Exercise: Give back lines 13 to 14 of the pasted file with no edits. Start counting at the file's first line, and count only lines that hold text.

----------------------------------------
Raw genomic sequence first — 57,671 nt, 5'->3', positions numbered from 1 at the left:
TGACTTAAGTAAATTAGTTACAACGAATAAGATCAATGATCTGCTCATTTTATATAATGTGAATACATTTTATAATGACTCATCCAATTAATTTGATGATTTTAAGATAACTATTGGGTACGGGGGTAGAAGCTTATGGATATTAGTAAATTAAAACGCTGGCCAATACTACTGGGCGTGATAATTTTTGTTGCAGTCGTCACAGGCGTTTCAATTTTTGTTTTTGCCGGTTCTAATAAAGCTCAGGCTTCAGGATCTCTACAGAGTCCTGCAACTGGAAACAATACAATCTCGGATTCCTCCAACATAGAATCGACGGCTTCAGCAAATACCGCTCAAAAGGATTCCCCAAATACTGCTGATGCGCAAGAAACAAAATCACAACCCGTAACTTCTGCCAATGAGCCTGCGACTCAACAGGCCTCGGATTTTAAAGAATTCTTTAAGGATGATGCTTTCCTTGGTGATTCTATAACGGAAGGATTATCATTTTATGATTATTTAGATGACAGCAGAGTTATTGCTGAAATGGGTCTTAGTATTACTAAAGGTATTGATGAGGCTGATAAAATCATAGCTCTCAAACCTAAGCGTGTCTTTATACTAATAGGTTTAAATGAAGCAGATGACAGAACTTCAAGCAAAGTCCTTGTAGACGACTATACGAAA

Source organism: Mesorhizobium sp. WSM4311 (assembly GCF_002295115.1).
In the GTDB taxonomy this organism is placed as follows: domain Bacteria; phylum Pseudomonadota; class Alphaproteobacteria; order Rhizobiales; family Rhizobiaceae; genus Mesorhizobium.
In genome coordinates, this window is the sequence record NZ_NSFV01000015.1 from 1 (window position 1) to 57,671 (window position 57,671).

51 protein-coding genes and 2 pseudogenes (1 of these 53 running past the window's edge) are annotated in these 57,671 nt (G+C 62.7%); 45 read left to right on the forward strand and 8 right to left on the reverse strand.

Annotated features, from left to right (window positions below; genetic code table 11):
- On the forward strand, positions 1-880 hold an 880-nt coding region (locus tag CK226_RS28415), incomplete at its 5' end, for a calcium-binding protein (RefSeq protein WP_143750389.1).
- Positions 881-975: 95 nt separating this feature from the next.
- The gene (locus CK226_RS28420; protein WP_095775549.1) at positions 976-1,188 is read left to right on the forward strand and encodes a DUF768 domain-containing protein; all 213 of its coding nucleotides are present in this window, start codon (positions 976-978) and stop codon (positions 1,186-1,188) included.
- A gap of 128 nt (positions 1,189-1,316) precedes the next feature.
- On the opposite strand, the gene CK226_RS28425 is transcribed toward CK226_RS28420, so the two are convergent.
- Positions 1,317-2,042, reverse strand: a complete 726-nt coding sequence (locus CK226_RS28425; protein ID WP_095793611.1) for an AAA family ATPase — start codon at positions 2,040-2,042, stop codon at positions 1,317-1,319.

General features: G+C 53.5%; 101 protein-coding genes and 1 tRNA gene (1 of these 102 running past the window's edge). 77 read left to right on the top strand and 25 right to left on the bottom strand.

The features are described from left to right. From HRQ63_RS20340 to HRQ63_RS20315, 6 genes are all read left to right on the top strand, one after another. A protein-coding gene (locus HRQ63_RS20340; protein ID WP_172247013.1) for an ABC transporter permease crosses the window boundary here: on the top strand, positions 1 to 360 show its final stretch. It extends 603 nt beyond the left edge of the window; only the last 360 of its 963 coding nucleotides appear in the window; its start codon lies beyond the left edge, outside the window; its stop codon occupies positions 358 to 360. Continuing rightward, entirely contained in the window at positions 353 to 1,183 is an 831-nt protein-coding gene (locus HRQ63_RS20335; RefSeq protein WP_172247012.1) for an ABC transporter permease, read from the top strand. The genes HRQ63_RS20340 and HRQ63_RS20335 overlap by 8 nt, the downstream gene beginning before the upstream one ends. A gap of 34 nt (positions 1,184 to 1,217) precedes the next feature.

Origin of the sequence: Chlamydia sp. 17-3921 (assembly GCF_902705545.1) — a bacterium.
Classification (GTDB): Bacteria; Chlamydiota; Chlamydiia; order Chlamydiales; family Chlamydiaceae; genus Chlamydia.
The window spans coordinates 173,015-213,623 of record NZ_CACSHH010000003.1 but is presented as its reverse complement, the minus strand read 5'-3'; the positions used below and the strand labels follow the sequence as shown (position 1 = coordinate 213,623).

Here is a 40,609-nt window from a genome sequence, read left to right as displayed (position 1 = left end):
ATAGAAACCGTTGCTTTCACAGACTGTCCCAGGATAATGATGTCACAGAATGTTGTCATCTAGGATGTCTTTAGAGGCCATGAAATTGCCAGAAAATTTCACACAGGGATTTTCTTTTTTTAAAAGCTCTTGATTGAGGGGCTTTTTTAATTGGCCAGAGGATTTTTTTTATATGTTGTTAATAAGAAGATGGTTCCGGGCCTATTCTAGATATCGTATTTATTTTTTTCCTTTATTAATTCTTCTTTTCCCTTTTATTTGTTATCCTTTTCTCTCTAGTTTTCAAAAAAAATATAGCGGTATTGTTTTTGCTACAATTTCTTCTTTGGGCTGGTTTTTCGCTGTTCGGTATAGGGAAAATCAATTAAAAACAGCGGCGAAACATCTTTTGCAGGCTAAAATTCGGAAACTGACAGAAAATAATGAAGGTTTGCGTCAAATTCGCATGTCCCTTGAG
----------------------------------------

- Positions 1,317-2,042, reverse strand: a complete 726-nt coding sequence (locus CK226_RS28425; protein ID WP_095793611.1) for an AAA family ATPase — start codon at positions 2,040-2,042, stop codon at positions 1,317-1,319.

General features: G+C 53.5%; 101 protein-coding genes and 1 tRNA gene (1 of these 102 running past the window's edge). 77 read left to right on the top strand and 25 right to left on the bottom strand.